Last Updated on May 5, 2015, by eNotes Editorial. Word Count: 780
Lines 1-4: Stargazing is an ancient activity. Greeks practiced it widely, often assigning names to groups of stars and telling stories about those stars. These stories, myths, were an attempt to explain natural phenomena. By the 5th century BC, Eratosthenes compiled the Catasterismi which contained a number of these myths,...
(The entire section contains 780 words.)
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Stargazing is an ancient activity. Greeks practiced it widely, often assigning names to groups of stars and telling stories about those stars. These stories, myths, were an attempt to explain natural phenomena. By the 5th century BC, Eratosthenes compiled the Catasterismi which contained a number of these myths, most of which were connected to one another in some way. There are a few myths about the Constellation Orion. One of them names the sea-god Neptune as Orion's father and the great huntress Queen Euryale of the Amazons as his mother. Taking after his mother, Orion became the world's greatest hunter. But in his arrogance he bragged that he could catch any animal in the world. A scorpion eventually stung and killed him in response to his boasting. A second story holds that Orion was motherless, and was given as a gift to a peasant by Jupiter, Neptune, and Mercury, and grew up to be a great hunter. After failing to win the permission of King Oenopion to marry his daughter, Merion, Orion tried to take her by force. Oenopion tricked Orion and blinded him, casting him out on the seashore, where his sight was eventually restored by the sun-god. After many adventures, Orion dwelt with Diana, whom he wanted to marry. However, her brother, Apollo, did not want her to marry Orion and one day tricked her into shooting him with her bow and arrow. When Diana discovered what she had done she wept, then placed Orion among the stars, where he remains today.
The poem begins with the speaker addressing the constellation Orion, sometimes called Orion the Hunter. Orion is located on the celestial equator and can be seen from every part of the Earth. The Belt of Orion, consisting of a short straight row of three bright stars, is the most noticeable part of the constellation. When you look at them, you're looking in the direction opposite the center of our Milky Way galaxy. These stars are what the speaker refers to when he says "hammock." The speaker obviously takes joy in stargazing as he says that he is "delighted" to see Orion. The neighborliness of the speaker's greeting also underscores that the speaker sees the constellations as a dependable and everyday part of his universe. Many people are so consumed with the daily activities of their lives, particularly indoor activities, that they are not always aware of the world outside, especially the heavenly bodies. This is often true of city dwellers, who have to fight not only the distractions of incessant human activity but light and smog pollution as well to view the stars.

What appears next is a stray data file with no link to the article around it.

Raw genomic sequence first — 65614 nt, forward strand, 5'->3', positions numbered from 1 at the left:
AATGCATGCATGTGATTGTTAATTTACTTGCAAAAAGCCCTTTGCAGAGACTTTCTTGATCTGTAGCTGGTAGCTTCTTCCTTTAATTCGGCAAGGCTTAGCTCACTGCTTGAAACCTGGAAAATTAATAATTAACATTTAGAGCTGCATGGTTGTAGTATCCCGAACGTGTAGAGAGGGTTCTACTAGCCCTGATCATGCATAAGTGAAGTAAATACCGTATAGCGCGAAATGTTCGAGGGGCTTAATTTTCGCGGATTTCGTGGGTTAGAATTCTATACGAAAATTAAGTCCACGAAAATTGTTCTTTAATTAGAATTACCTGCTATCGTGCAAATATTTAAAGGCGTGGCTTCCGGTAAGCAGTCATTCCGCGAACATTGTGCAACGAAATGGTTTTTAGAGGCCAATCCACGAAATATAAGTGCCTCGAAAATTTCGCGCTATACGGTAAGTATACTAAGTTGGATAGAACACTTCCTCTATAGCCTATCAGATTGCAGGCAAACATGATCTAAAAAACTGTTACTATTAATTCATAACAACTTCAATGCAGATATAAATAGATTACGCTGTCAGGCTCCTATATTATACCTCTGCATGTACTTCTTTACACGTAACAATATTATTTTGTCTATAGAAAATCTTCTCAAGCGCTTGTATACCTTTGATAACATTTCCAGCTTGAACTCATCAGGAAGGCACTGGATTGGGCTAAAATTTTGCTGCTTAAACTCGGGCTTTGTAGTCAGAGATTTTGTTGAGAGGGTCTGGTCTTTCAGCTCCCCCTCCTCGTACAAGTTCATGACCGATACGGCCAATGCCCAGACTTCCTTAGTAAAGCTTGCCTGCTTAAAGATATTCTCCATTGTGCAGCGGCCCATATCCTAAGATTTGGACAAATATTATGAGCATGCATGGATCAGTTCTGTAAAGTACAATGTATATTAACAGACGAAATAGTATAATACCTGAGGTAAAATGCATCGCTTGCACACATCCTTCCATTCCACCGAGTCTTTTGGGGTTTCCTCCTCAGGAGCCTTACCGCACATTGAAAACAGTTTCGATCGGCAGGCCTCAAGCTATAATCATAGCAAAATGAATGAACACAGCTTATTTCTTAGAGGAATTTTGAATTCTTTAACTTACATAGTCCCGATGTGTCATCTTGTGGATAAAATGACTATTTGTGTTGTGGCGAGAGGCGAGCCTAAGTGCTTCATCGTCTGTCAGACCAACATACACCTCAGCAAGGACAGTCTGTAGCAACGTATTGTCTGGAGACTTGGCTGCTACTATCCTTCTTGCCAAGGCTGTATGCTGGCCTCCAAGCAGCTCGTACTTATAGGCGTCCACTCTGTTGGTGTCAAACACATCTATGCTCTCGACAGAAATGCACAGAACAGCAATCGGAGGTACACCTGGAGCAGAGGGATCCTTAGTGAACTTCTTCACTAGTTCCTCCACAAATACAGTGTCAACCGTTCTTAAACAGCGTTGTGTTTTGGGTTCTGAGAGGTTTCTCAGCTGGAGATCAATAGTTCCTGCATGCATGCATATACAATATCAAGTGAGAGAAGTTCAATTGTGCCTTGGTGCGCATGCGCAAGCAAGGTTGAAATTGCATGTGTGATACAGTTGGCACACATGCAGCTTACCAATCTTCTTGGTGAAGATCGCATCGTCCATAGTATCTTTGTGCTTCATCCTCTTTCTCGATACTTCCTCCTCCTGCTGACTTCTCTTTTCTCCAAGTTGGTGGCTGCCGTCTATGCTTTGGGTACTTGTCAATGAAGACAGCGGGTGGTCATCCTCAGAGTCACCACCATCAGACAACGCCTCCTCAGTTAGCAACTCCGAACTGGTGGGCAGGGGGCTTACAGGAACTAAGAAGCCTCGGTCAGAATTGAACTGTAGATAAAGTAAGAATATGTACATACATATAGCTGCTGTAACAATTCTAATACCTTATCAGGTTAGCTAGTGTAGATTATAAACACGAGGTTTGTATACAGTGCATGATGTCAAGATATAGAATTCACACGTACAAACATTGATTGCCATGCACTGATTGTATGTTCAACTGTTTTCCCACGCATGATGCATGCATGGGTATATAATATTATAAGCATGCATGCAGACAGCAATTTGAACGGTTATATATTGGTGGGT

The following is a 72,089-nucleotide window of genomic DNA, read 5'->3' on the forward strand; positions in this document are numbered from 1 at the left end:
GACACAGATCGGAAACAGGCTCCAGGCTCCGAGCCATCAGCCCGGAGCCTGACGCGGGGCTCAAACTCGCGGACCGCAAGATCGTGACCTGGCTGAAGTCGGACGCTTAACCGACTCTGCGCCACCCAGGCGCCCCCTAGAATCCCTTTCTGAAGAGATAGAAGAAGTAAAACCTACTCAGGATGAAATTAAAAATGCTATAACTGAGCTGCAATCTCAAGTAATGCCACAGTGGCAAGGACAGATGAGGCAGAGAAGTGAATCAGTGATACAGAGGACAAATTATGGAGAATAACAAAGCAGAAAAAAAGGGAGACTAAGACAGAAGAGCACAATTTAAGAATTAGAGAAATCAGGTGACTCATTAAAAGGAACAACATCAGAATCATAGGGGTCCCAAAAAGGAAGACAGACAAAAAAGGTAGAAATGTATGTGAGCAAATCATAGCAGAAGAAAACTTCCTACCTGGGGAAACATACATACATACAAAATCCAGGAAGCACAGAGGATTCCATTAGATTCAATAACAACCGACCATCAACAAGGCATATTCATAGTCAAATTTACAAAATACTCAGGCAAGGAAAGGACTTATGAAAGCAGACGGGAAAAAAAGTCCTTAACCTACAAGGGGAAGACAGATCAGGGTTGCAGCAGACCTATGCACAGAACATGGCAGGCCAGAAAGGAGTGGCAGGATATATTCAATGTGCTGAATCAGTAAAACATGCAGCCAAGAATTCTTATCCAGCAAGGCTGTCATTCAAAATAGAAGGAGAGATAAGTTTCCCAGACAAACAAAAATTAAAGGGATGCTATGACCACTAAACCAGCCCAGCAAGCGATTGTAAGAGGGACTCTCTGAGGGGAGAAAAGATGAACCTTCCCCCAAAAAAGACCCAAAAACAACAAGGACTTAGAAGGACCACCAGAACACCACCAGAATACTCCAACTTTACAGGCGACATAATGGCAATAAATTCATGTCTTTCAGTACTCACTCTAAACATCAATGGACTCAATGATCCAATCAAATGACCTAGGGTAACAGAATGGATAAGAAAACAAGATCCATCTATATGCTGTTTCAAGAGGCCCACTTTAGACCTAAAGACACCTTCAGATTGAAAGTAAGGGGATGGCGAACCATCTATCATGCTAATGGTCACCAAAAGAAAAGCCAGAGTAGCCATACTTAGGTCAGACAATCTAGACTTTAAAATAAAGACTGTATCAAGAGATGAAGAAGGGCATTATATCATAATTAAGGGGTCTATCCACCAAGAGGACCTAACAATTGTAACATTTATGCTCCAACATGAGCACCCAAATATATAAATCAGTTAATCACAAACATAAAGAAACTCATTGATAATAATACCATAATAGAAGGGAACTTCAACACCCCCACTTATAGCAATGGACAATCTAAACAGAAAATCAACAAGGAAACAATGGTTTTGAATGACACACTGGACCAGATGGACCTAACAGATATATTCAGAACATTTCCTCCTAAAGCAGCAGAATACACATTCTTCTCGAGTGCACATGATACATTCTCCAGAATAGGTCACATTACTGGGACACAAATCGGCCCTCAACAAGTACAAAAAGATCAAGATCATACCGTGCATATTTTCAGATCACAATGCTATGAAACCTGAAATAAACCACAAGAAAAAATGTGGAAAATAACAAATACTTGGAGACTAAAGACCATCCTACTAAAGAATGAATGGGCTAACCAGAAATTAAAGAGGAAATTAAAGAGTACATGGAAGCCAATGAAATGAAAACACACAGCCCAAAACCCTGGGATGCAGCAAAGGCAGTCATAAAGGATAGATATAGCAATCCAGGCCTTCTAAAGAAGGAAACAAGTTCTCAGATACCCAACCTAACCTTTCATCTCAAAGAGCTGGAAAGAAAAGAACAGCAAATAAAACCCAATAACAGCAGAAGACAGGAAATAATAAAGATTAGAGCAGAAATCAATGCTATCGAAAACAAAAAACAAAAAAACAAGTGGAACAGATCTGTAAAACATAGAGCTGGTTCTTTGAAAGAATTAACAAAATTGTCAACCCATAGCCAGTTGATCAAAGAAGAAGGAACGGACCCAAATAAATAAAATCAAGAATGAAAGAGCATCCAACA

The speaker continues to address Orion, now calling him a "person." His tone is intimate, as if he is addressing a close friend, a godparent, maybe. He tells the constellation that it is the first constellation that his son "was to meet." This makes sense when we understand that Orion is one of the most visible constellations in the sky. This is especially true during January and February for those of us who live in the northern hemisphere. One needs only to look toward the southeast for the three bright stars that make up Orion's belt. Foreshadowing his son's own (unintentional) pun, the speaker refers to his son's head as a "small sun." This simile underscores the boy's importance to his father, and draws attention to the idea that his son himself is a constellation of sorts, a heavenly body on earth. Life on earth depends on the sun for sustenance, just as the father depends on his son for emotional sustenance.
The speaker locates himself and his son in a car, "whizz[ing] along in the night." Such a scene is typical for the Midwest, as long drives are common because towns are often few and far between. Continuing his address to the constellation, the speaker uses the conditional "if" to guess at what his son would say were he awake. By having his son mispronounce Orion's name, the speaker clues us into his son's probable age (3-4). Such a humorous and endearing response from the son only deepens the reader's sense of intimacy between father and son.
The father's refusal to wake his son, stemming from an imaginary conversation with the constellation, also implies that he has competed in the past for his son's affection or attention. That he has his son "for the weekend" also suggests that the speaker is estranged or divorced from the son's mother, and that he has visitation rights for the weekend. This possibility makes the poem all the more endearing, while also bringing it closer to sentimentality.